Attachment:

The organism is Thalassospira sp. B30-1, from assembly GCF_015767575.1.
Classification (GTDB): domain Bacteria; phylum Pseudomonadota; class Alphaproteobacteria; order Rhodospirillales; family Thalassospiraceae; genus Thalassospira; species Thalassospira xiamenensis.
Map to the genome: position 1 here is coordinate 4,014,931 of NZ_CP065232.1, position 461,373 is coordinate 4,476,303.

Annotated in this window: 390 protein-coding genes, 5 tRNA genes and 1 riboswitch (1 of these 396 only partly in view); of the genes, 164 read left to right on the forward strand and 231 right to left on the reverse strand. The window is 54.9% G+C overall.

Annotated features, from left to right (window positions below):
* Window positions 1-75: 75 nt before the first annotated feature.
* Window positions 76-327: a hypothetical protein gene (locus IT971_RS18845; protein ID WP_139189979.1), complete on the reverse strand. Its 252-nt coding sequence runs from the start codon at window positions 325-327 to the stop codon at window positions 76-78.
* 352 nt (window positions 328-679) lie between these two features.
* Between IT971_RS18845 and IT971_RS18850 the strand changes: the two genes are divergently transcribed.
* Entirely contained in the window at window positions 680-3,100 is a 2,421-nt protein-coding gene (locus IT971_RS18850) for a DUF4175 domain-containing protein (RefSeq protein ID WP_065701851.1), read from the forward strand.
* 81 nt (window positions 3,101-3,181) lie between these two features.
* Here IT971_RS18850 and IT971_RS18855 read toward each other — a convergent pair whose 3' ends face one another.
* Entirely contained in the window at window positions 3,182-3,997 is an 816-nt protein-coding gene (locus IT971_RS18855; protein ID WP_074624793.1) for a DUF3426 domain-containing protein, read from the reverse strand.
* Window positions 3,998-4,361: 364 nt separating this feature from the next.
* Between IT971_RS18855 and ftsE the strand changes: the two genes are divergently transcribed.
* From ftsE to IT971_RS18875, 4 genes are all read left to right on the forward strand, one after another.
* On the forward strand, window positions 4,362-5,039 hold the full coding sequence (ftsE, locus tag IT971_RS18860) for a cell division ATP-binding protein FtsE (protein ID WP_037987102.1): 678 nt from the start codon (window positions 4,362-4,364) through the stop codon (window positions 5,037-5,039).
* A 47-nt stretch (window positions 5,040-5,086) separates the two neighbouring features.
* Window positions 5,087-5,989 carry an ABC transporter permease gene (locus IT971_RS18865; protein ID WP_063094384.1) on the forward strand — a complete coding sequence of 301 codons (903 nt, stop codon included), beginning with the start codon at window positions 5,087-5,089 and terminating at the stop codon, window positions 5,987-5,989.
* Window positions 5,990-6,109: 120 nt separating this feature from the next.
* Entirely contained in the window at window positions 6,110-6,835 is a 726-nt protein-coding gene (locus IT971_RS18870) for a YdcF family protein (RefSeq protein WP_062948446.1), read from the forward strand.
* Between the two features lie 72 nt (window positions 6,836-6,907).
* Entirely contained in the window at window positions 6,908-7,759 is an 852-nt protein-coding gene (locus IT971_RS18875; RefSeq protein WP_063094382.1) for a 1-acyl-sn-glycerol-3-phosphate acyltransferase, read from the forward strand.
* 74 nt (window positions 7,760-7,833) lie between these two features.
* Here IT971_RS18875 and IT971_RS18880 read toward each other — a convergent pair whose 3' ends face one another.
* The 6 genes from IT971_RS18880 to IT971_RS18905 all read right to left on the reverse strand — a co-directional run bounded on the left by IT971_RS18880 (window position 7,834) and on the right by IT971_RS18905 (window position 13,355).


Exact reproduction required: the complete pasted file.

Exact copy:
The organism is Thalassospira sp. B30-1, from assembly GCF_015767575.1.
Classification (GTDB): domain Bacteria; phylum Pseudomonadota; class Alphaproteobacteria; order Rhodospirillales; family Thalassospiraceae; genus Thalassospira; species Thalassospira xiamenensis.
Map to the genome: position 1 here is coordinate 4,014,931 of NZ_CP065232.1, position 461,373 is coordinate 4,476,303.

Annotated in this window: 390 protein-coding genes, 5 tRNA genes and 1 riboswitch (1 of these 396 only partly in view); of the genes, 164 read left to right on the forward strand and 231 right to left on the reverse strand. The window is 54.9% G+C overall.

Annotated features, from left to right (window positions below):
* Window positions 1-75: 75 nt before the first annotated feature.
* Window positions 76-327: a hypothetical protein gene (locus IT971_RS18845; protein ID WP_139189979.1), complete on the reverse strand. Its 252-nt coding sequence runs from the start codon at window positions 325-327 to the stop codon at window positions 76-78.
* 352 nt (window positions 328-679) lie between these two features.
* Between IT971_RS18845 and IT971_RS18850 the strand changes: the two genes are divergently transcribed.
* Entirely contained in the window at window positions 680-3,100 is a 2,421-nt protein-coding gene (locus IT971_RS18850) for a DUF4175 domain-containing protein (RefSeq protein ID WP_065701851.1), read from the forward strand.
* 81 nt (window positions 3,101-3,181) lie between these two features.
* Here IT971_RS18850 and IT971_RS18855 read toward each other — a convergent pair whose 3' ends face one another.
* Entirely contained in the window at window positions 3,182-3,997 is an 816-nt protein-coding gene (locus IT971_RS18855; protein ID WP_074624793.1) for a DUF3426 domain-containing protein, read from the reverse strand.
* Window positions 3,998-4,361: 364 nt separating this feature from the next.
* Between IT971_RS18855 and ftsE the strand changes: the two genes are divergently transcribed.
* From ftsE to IT971_RS18875, 4 genes are all read left to right on the forward strand, one after another.
* On the forward strand, window positions 4,362-5,039 hold the full coding sequence (ftsE, locus tag IT971_RS18860) for a cell division ATP-binding protein FtsE (protein ID WP_037987102.1): 678 nt from the start codon (window positions 4,362-4,364) through the stop codon (window positions 5,037-5,039).
* A 47-nt stretch (window positions 5,040-5,086) separates the two neighbouring features.
* Window positions 5,087-5,989 carry an ABC transporter permease gene (locus IT971_RS18865; protein ID WP_063094384.1) on the forward strand — a complete coding sequence of 301 codons (903 nt, stop codon included), beginning with the start codon at window positions 5,087-5,089 and terminating at the stop codon, window positions 5,987-5,989.
* Window positions 5,990-6,109: 120 nt separating this feature from the next.
* Entirely contained in the window at window positions 6,110-6,835 is a 726-nt protein-coding gene (locus IT971_RS18870) for a YdcF family protein (RefSeq protein WP_062948446.1), read from the forward strand.
* Between the two features lie 72 nt (window positions 6,836-6,907).
* Entirely contained in the window at window positions 6,908-7,759 is an 852-nt protein-coding gene (locus IT971_RS18875; RefSeq protein WP_063094382.1) for a 1-acyl-sn-glycerol-3-phosphate acyltransferase, read from the forward strand.
* 74 nt (window positions 7,760-7,833) lie between these two features.
* Here IT971_RS18875 and IT971_RS18880 read toward each other — a convergent pair whose 3' ends face one another.
* The 6 genes from IT971_RS18880 to IT971_RS18905 all read right to left on the reverse strand — a co-directional run bounded on the left by IT971_RS18880 (window position 7,834) and on the right by IT971_RS18905 (window position 13,355).